As many of you know, Hagia Sophia was once a Bizantine church. It was converted to a Mosque by Sultan Mehmed II and nowadays it is a museum.
Most of the Christian features were removed but many others are still there, together with some pagan symbols that we can often find in churches. This is because Christians have adopted and converted pagan symbols since the early times of its expansion.
The trident and the dolphins (on the right) are related to the God Neptune (or Poseidon in Greek) and the dolphins are always associated to this God as well as to the legend of Atlantis.
On the main gate there are embossed columns, indicating the entrance to the temple.
The iconography of Virgin Mary and Jesus come from the ancient Egyptian tradition: they are in fact the representation of Goddess Isis and Horus. The halo refers to the God Sun (Ra in ancient Egyptian mythology).
In the Pagan rituals, the altar was (is) used for offers to the Deities. This is something that Christianity has adopted for its worship.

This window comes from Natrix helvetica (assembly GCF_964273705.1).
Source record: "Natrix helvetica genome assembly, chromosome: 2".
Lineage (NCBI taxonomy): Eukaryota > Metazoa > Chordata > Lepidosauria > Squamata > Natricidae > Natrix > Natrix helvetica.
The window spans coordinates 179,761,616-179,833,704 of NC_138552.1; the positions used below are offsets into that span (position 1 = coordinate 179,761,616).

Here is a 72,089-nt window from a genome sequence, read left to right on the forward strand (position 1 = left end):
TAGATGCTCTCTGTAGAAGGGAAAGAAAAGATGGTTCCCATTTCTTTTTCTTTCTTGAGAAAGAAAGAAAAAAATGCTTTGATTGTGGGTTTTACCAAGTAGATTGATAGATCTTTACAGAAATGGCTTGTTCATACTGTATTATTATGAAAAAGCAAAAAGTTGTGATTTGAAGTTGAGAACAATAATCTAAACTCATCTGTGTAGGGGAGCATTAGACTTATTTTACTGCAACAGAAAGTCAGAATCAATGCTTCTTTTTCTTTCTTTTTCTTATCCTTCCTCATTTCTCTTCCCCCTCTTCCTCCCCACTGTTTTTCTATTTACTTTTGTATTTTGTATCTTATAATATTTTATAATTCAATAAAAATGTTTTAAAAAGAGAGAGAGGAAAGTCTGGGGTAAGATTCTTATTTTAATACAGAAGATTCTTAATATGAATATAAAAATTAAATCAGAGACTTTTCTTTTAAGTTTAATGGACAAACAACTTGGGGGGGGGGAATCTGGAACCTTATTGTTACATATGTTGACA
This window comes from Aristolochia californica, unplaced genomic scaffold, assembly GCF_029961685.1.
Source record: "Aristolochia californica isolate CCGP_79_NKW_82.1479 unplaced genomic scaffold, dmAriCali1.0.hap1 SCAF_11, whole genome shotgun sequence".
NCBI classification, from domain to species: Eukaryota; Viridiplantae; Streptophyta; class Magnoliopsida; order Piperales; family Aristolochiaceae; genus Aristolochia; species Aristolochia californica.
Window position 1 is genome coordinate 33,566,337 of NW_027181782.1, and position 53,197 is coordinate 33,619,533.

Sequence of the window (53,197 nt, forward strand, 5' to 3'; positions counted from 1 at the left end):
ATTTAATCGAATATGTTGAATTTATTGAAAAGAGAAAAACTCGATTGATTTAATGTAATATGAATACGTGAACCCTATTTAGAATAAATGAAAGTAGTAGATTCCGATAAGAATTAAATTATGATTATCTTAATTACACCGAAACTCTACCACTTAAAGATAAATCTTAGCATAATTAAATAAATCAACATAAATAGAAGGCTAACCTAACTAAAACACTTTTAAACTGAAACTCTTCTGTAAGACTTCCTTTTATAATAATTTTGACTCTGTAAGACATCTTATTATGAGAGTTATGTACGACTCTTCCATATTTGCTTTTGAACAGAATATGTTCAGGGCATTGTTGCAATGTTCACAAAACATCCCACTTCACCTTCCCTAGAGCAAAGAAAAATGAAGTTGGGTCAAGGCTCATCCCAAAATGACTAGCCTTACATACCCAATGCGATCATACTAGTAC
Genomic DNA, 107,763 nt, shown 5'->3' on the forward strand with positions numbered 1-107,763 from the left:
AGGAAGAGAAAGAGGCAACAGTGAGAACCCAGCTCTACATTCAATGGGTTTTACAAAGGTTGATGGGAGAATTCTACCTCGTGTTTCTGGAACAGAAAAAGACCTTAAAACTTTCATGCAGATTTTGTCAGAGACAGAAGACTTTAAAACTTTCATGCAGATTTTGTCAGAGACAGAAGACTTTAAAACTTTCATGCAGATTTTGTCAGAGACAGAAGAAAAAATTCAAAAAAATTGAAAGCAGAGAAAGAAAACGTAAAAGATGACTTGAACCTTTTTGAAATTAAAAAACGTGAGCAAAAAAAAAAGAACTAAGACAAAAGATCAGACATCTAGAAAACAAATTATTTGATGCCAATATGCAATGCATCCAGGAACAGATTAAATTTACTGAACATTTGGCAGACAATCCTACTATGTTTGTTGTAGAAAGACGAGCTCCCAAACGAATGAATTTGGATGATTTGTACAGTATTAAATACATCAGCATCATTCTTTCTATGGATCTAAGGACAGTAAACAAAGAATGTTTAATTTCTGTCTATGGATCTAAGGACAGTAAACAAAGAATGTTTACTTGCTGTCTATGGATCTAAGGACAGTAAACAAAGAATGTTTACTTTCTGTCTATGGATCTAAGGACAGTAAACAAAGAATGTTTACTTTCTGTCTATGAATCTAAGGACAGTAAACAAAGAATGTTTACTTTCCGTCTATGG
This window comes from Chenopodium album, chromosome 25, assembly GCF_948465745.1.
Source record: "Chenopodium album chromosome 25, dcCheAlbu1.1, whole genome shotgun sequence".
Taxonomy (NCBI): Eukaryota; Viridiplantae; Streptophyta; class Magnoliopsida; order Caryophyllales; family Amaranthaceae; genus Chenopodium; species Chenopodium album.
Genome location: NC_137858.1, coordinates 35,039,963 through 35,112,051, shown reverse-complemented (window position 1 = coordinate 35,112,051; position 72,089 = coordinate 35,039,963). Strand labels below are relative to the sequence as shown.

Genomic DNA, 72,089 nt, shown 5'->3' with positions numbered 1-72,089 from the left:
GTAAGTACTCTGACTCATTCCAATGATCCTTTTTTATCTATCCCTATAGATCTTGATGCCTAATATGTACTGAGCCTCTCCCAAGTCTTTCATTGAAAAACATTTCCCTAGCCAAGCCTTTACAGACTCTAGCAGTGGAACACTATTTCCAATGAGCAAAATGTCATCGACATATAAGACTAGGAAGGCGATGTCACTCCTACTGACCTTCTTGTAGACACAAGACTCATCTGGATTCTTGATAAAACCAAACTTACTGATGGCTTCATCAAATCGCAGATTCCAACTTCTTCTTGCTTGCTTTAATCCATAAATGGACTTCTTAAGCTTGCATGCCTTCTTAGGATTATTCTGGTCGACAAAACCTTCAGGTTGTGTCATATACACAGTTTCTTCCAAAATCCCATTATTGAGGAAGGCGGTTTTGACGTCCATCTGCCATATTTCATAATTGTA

Another representation of tridents and dolphins, indicating some form of worship to Neptune/Poseidon and a reference to Atlantis.
On the upper gallery of Hagia Sophia you can find numerous crosses (the lateral parts were deleted by the Muslims) with the lower (round) part still indicating the symbol of Mother Goddess.
Just on the side of the ceremony place, the red circle in the decorations refers to the Sun or Solar Disc (Ra, in the Egyptian mythology).
On each column on the upper gallery there is a capital with monograms. This one in particular is unique – it represents the Ankh (the Egyptian key of life) and a Freemasonry symbol. Who put these symbols up there? It’s a mystery.
The so called “wish column” features a hole where people stick their inch and rotate their hand. If the hands does a complete circle, this will bring good luck. The hole is in fact indicating the Mecca, but the luck concept is typically pagan.
Interesting, huh? Next time you visit a church, make sure you keep an eye on the pagan symbols!